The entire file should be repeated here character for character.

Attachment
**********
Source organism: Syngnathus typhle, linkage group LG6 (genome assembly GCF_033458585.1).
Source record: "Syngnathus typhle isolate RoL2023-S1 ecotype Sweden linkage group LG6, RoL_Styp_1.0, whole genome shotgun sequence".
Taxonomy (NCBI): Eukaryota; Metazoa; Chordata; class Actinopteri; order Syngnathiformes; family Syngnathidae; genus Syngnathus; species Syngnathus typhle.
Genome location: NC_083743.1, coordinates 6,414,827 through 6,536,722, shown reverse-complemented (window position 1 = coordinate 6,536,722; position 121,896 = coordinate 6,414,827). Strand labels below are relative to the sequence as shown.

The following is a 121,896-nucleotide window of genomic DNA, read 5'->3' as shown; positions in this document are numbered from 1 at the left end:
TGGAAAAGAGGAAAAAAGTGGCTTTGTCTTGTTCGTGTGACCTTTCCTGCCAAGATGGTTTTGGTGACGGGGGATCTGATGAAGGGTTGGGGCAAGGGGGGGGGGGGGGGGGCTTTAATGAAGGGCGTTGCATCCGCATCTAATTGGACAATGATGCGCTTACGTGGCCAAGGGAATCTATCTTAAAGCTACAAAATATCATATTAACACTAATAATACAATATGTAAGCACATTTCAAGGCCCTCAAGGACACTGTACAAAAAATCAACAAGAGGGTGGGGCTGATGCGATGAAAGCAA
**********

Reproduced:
Source organism: Syngnathus typhle, linkage group LG6 (genome assembly GCF_033458585.1).
Source record: "Syngnathus typhle isolate RoL2023-S1 ecotype Sweden linkage group LG6, RoL_Styp_1.0, whole genome shotgun sequence".
Taxonomy (NCBI): Eukaryota; Metazoa; Chordata; class Actinopteri; order Syngnathiformes; family Syngnathidae; genus Syngnathus; species Syngnathus typhle.
Genome location: NC_083743.1, coordinates 6,414,827 through 6,536,722, shown reverse-complemented (window position 1 = coordinate 6,536,722; position 121,896 = coordinate 6,414,827). Strand labels below are relative to the sequence as shown.

The following is a 121,896-nucleotide window of genomic DNA, read 5'->3' as shown; positions in this document are numbered from 1 at the left end:
TGGAAAAGAGGAAAAAAGTGGCTTTGTCTTGTTCGTGTGACCTTTCCTGCCAAGATGGTTTTGGTGACGGGGGATCTGATGAAGGGTTGGGGCAAGGGGGGGGGGGGGGGGGCTTTAATGAAGGGCGTTGCATCCGCATCTAATTGGACAATGATGCGCTTACGTGGCCAAGGGAATCTATCTTAAAGCTACAAAATATCATATTAACACTAATAATACAATATGTAAGCACATTTCAAGGCCCTCAAGGACACTGTACAAAAAATCAACAAGAGGGTGGGGCTGATGCGATGAAAGCAA